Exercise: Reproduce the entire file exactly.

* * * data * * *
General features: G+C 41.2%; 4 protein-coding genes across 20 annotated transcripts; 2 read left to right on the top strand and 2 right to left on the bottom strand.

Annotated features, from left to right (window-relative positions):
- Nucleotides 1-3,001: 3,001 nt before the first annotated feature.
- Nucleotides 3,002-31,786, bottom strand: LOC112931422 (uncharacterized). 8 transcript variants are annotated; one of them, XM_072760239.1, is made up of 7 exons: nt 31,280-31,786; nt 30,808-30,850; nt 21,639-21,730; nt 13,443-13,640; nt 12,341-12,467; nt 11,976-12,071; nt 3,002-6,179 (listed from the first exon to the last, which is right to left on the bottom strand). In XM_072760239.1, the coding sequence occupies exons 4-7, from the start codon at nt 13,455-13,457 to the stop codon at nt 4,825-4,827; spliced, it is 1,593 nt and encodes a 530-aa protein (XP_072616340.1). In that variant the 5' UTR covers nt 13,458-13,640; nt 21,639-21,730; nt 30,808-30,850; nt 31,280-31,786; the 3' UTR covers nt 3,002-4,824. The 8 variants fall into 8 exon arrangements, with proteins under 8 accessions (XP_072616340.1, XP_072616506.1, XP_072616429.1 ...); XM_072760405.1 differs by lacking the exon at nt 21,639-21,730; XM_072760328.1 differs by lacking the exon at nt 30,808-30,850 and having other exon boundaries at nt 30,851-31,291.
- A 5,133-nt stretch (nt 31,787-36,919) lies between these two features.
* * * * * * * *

General features: G+C 41.2%; 4 protein-coding genes across 20 annotated transcripts; 2 read left to right on the top strand and 2 right to left on the bottom strand.

Annotated features, from left to right (window-relative positions):
- Nucleotides 1-3,001: 3,001 nt before the first annotated feature.
- Nucleotides 3,002-31,786, bottom strand: LOC112931422 (uncharacterized). 8 transcript variants are annotated; one of them, XM_072760239.1, is made up of 7 exons: nt 31,280-31,786; nt 30,808-30,850; nt 21,639-21,730; nt 13,443-13,640; nt 12,341-12,467; nt 11,976-12,071; nt 3,002-6,179 (listed from the first exon to the last, which is right to left on the bottom strand). In XM_072760239.1, the coding sequence occupies exons 4-7, from the start codon at nt 13,455-13,457 to the stop codon at nt 4,825-4,827; spliced, it is 1,593 nt and encodes a 530-aa protein (XP_072616340.1). In that variant the 5' UTR covers nt 13,458-13,640; nt 21,639-21,730; nt 30,808-30,850; nt 31,280-31,786; the 3' UTR covers nt 3,002-4,824. The 8 variants fall into 8 exon arrangements, with proteins under 8 accessions (XP_072616340.1, XP_072616506.1, XP_072616429.1 ...); XM_072760405.1 differs by lacking the exon at nt 21,639-21,730; XM_072760328.1 differs by lacking the exon at nt 30,808-30,850 and having other exon boundaries at nt 30,851-31,291.
- A 5,133-nt stretch (nt 31,787-36,919) lies between these two features.